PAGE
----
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6

Such a lawsuit would be unsuccessful in the United States, given the numerous barriers imposed by the First Amendment. First, a plaintiff can only win a defamation case if it proves that the defamatory statement was false. If a statement cannot be proven false, it is legally considered a statement of opinion, which is protected by the First Amendment. ...


4

Calling someone an "asshole" is, at least in the US, an expression of opinion and so is not defamation. Saying that someone has committed a crime may be defamation, but not if that person has in fact already been convicted of that crime. In general if a statement is provably true, it is not defamation. If all that this hypothetical firms does is to post ...


2

Generally, no A limited purpose public figure must have "thrust themselves to the forefront of particular public controversies in order to influence the resolution of the issues involved" to be a public figure. Merely being a CEO doesn’t do this. Being a CEO at the heart of controversy like Facebook’s Mark Zuckerberg or Volkswagen’s Martin Winterkorn does.


2

Truthfully telling another person that you are suing, or planning to sue, your former landlord is not defamation. Truthfully reporting what you yourself hav observed is not defamation either. In general, making truthful statements of fact, or clear statements of opinion is not defamation. However, when you make speculative statements about thinks you do not ...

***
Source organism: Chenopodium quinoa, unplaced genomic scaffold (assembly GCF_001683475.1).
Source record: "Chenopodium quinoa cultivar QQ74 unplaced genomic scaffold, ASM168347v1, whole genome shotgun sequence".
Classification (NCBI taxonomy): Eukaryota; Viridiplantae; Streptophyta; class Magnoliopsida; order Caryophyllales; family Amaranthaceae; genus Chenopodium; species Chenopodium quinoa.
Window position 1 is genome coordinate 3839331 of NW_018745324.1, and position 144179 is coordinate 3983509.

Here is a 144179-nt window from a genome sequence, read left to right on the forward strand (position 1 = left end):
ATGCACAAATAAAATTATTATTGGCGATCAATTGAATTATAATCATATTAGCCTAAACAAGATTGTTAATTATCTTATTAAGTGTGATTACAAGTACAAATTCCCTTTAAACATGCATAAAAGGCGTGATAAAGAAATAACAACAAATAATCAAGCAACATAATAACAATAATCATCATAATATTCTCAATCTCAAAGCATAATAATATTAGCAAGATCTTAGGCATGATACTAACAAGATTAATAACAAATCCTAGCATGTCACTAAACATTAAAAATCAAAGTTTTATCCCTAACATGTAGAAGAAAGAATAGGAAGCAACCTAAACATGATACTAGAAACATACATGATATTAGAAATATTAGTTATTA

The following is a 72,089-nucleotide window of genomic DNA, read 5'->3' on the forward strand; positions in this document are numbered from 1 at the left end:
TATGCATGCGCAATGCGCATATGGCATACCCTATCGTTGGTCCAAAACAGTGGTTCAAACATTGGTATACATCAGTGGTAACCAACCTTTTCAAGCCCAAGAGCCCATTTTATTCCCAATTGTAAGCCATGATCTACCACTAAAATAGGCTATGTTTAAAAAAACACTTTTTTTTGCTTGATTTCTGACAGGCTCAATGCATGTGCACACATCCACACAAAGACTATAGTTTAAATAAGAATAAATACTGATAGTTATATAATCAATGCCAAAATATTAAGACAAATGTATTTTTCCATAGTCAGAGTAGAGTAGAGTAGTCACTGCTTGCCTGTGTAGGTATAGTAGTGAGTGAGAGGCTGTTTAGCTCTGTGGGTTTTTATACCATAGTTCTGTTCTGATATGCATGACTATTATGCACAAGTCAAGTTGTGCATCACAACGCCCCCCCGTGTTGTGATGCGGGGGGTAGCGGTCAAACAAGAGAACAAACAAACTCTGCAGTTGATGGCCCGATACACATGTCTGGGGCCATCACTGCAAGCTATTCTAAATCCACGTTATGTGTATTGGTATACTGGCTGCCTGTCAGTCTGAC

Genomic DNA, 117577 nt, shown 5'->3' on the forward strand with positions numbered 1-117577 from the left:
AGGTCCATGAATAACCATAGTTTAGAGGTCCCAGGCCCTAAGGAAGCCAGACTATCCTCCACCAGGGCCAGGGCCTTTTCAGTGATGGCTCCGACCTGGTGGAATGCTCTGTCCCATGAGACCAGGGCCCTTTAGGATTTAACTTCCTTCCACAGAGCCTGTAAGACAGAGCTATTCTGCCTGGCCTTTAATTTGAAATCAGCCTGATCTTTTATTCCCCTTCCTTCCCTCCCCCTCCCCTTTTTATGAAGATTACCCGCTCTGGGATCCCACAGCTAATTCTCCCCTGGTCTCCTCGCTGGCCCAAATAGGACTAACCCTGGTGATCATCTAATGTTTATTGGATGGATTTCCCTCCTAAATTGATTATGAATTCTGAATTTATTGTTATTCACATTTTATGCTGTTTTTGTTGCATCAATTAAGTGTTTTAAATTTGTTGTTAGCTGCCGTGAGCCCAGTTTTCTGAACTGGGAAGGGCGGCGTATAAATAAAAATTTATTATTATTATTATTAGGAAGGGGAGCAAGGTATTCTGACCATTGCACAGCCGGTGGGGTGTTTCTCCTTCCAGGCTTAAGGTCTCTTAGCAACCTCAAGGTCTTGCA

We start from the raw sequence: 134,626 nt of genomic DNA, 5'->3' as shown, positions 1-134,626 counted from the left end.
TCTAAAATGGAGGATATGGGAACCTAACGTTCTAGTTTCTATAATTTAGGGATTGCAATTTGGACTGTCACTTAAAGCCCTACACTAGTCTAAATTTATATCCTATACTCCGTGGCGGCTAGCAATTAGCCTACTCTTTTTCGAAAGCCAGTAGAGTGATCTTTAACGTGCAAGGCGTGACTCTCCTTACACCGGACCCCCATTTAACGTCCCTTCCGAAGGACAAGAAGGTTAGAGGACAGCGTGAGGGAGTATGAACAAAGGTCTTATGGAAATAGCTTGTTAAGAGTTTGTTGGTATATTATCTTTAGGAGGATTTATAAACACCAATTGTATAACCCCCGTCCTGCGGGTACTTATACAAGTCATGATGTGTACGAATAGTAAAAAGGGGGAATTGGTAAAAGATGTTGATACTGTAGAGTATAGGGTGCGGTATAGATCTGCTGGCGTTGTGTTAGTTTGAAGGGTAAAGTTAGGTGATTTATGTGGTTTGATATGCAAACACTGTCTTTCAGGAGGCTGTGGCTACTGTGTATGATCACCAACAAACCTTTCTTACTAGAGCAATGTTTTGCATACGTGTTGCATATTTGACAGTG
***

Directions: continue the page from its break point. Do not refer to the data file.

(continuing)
2

When does it help getting more people on "your side" when taking a claim to court? When relevant testimony given by credible witnesses reinforces your claims and/or serves to reflect your adversary's pattern of conduct in similar situations. If I did try something like this, could it count against me as defamation? Generally speaking, no. The mere ...


2

What are the legal implications of all of this? Person B has a viable claim of defamation for statements falsely attributed to him. If the false representations are severe by falsely attributing to him felonies or moral turpitude, it is defamation per se and therefore person B is not required to prove damages. In order to be awarded more than nominal ...


1

If defamatory misinformation were put on a sex offender registry, there is little chance that the defamed person can sue for damages. These registries are government operations, and the doctrine of sovereign immunity prevents the government from being sued, unless they explicitly give permission to be sued over some wrong. There are 50 states and the federal ...


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